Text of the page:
Warhol By Ratcliff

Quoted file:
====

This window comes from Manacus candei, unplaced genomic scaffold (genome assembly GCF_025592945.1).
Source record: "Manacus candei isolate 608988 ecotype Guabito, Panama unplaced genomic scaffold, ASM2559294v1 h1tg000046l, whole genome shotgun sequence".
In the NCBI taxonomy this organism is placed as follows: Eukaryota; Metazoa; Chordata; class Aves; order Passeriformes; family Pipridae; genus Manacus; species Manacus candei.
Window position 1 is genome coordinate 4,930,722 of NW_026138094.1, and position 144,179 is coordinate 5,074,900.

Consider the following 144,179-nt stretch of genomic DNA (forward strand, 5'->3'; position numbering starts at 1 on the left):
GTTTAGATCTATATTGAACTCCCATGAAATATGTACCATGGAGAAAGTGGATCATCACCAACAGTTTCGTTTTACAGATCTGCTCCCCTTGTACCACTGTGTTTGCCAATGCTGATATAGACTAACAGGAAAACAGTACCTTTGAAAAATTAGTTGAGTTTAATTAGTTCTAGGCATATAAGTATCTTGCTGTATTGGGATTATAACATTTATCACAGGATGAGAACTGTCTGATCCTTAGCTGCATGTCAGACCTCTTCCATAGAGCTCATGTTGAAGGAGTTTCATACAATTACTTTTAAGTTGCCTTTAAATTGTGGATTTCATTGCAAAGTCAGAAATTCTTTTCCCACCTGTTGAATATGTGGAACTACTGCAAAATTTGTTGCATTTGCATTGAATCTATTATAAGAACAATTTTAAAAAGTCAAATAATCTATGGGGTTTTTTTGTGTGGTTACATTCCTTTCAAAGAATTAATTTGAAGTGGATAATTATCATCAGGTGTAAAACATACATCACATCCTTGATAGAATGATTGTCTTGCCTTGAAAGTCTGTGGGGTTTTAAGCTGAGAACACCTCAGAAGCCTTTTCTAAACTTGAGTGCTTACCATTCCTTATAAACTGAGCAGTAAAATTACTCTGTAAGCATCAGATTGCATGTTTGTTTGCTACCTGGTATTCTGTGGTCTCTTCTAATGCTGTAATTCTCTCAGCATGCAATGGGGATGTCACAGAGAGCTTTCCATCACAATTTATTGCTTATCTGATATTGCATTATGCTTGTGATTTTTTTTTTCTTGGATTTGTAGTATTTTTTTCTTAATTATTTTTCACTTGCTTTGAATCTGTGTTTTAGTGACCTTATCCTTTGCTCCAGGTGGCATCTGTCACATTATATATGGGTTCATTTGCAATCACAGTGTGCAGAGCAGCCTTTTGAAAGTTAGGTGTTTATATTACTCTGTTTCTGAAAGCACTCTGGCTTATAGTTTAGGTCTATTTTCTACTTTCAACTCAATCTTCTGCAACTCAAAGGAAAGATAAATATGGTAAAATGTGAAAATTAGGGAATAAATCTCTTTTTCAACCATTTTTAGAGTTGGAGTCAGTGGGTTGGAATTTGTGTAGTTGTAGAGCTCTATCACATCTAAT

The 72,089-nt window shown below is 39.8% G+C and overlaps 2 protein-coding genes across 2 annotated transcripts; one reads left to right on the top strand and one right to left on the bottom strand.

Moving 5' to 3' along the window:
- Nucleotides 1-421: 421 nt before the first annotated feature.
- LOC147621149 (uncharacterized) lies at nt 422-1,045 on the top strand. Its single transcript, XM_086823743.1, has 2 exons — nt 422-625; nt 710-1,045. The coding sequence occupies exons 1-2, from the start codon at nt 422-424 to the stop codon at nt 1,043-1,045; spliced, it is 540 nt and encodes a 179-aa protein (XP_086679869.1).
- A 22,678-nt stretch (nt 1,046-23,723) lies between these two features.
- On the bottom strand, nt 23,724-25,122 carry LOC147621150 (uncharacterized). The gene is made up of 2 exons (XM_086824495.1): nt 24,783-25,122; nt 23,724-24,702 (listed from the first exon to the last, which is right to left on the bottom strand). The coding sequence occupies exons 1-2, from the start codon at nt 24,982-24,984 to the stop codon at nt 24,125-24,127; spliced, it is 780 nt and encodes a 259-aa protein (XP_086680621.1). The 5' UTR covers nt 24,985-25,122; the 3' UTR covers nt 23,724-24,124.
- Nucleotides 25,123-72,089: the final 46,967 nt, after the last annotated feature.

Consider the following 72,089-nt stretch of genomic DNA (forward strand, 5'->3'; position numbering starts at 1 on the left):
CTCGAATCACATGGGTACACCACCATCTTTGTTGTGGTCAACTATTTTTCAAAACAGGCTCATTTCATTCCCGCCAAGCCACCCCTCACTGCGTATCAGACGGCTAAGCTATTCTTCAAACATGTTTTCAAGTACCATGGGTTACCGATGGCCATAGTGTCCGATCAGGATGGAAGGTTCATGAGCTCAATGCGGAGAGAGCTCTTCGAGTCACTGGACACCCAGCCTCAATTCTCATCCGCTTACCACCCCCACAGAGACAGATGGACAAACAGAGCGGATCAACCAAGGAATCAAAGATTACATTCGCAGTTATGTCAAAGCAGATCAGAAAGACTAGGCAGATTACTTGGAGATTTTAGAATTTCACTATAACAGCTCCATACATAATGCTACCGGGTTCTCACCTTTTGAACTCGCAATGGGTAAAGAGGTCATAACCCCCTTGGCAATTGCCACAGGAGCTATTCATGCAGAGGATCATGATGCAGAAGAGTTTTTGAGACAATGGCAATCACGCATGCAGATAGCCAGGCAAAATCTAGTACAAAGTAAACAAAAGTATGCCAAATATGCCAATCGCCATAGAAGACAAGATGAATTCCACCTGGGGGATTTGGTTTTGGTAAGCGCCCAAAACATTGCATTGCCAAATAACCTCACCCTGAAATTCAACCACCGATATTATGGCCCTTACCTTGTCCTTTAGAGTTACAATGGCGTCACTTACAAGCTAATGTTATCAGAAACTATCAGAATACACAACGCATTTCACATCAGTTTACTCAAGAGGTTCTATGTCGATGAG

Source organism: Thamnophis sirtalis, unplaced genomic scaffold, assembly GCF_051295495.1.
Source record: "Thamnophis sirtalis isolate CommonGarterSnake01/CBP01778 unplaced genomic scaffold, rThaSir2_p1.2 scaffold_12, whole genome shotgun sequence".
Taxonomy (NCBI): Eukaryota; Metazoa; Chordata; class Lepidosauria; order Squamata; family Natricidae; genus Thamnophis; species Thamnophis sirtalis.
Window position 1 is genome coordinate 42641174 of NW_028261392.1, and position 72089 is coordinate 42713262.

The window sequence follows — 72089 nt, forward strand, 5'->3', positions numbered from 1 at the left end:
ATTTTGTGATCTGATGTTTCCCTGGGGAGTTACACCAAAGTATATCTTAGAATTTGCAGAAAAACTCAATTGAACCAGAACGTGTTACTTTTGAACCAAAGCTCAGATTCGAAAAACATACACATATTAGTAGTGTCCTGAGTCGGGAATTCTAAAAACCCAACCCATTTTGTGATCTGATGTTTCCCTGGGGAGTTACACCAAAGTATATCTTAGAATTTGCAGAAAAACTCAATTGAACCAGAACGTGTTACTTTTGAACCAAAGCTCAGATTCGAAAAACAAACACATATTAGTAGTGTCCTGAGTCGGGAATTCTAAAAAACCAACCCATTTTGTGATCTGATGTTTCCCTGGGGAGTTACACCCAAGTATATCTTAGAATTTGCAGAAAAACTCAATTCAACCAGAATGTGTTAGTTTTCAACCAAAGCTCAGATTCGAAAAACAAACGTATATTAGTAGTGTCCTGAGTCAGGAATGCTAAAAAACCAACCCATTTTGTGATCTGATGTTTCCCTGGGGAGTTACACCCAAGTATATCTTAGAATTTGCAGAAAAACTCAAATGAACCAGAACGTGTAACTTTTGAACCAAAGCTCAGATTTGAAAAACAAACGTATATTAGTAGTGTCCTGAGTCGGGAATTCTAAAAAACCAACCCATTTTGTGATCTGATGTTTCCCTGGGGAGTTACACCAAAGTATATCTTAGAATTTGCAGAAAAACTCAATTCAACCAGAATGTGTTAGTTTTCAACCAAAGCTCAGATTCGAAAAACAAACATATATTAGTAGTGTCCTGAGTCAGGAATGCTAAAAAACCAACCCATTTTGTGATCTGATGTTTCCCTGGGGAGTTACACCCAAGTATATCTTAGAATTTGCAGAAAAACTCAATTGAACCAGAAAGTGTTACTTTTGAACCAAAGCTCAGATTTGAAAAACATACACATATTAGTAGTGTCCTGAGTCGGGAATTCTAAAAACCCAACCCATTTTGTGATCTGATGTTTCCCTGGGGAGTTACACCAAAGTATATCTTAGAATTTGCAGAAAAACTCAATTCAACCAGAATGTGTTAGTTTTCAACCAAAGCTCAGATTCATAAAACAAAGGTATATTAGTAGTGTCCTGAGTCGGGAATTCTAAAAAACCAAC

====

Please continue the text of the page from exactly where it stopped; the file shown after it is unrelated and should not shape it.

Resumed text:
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The life and work of Andy Warhol has inspired many writers to tell of the artist’s secrets in published writings. However, Carter Ratcliff accomplishes this feat in a unique fashion, profiling Warhol’s work in Andy Warhol. A must-read for anybody interested in the origins of American Pop art, Ratcliff’s book touches on all aspects of Warhol’s work. Segmented chronologically, Ratcliff explains the influence and significance of select paintings, as well as sections devoted to Warhol’s sketches, photographs, movies and notes on the techniques used by the artist. This format, combined with the inclusion of nearly 100 prints of paintings, is effective because a natural theme flows through the chronological ordering of the monograph. Some of the influences are obvious in Warhol’s work. However, the cumulative effect of the artist’s attempts is more easily understood through the chronological ordering of the pieces. The chronological ordering helps the reader understand what social or personal beliefs or conflicts the artist was dealing with pertaining to the given time period. For example, Warhol produced many pieces with singular subject matter displayed multiple times as in his Campbell’s soup cans, Coca-Cola bottles and dollar signs, possibly just comforting symbols to Warhol as well as the American Pop Culture. Also, Ratcliff leads the reader on a journey through the details, effects and consequences of the work. The author also describes similarities in select Warhol pieces. The development of Warhol as an artist is easily understood using this format, as his work transforms from the playful character of Saturday’s Popeye (Figure 1) to the realism of Skull or the political power of the Hammer and Sickle series. Andy Warhol takes a convincing and comprehensive look at the pursuits of the artist, basing observations on a plethora of sources. The information cited in each section is a cumulation of Ratcliff’s investigation, interviews with Warhol and references to the writings of other critics. Basing his survey largely in the ideas of others, Ratcliff discovers little original information. Referring to such credible s as Robert Rosenblume’s description of Julia Warhola [1], saying that Warhol’s portrait of his mother breaks through the artists “aestheticism” to convincing emotion (Figure 2). Art critic Thomas Lawson’s notion that Pop art has everything to do with nothing [2], or Warhol’s own magazine article, Crazy Golden Slippers [3], are examples of the type of solid sources that the author utilizes in his work. The majority of Ratcliff’s ideas originate elsewhere, however Ratcliff chose to use these many sources to support his own theories, drawing from established and accepted concepts to uphold his statements. The prize of Andy Warhol lies in the inclusion of the author’s essay about the artist. Together with the effect of the many large prints, which comprise a majority of the body of the book, the essay enables the reader to learn about the artist and reflect on what may have been his intention for select works. To fully understand a work of art it is helpful to have some background information about the work and the artist. The author does a fantastic job of presenting this type information about the artist and his work. Warhol was obsessed with the idea of stardom, controversial works pertaining to popular culture and the use of images from every day life or symbols of such. Ratcliff, when compared to other writers who investigated Warhol, has an edge on the competition. Ratcliff not only describes the work itself, but also tells of the concept behind the art. Cantz’ The Last Supper is at best a glorified picture show of the artist’s work. The artist focuses on one series of paintings rather then on the entire portfolio.[4] Unseen Warhol is an in depth biography of Andy Warhol, not much attention is granted to the actual pieces of art.[5] Ratcliff’s Andy Warhol fills the gap left by other writers. Ratcliff delivers a complete analysis of Warhol’s work by explaining the concepts and ideas surrounding the work in an intensive manner. Ratcliff’s thoughts on many of the pieces help to define the actual meaning or ideas of the work in a practical fashion. For example, the use of helium filled mylar, covered with foil in Silver Pillows (Figure 3) served as a way of making his paintings on the wall come to life and float away.[6] Drawing comparisons from the periods of Pre-Pop art, Pop art, and Post-Pop art, Ratcliff attempts to classify Warhol’s work in Andy Warhol. Commercial art including the title page for In The Bottom of My Garden, album jackets commissioned by RCA, book jackets for New Directions and Warhol’s famous I. Miller shoe advertisements became the focus of the Pre-Pop art period, also called the period of Consumerism by Warhol. Shifting to the Pop art period Warhol labels his art as “all surface with nothing beneath”.[7] The transition to Pop culture from Consumerism may have been influenced by the emptiness in Warhol’s work. The artist seems to have completed his projects as if he was commissioned to do the work, painting without a sense of feeling. The idea that Warhol only looked at his paintings for their face value is evident in such works as the do-it-yourself images (Figure 4) and Campbell’s soup cans, which appear to be commercial works of art, however they were part of Andy’s private collection. Warhol’s Death and Disaster series brought about muddled reviews from the public. The artist may have been equating the empty electric chair (Figure 5) combined with car-crash images to highway death as a form of execution, or he may have been merely trying to portray these symbols of death as strong controversial statements, to raise interest in his work. Death is the common bond that moves us from the Pop era to the Post Pop era. On the third of June in 1968, Warhol was shot several times by Valerie Solinas, founder and sole member of S.C.U.M. (Society for Cutting Up Men). Warhol was pronounced dead on the operating table, however, he was able to fully recover nearly two months later. During this period Andy said “everything is such a dream to me…I don’t know whether or not I’m really alive or whether I died.”[8] This near death experience must have been Warhol’s ultimate feeling of emptiness. Emptiness seemed to be a characteristic that carried Warhol into the Post Pop era, as evident by the artist’s use of very pale (almost white) pigments to produce the faces of Paul Jenkins and Leo Castelli th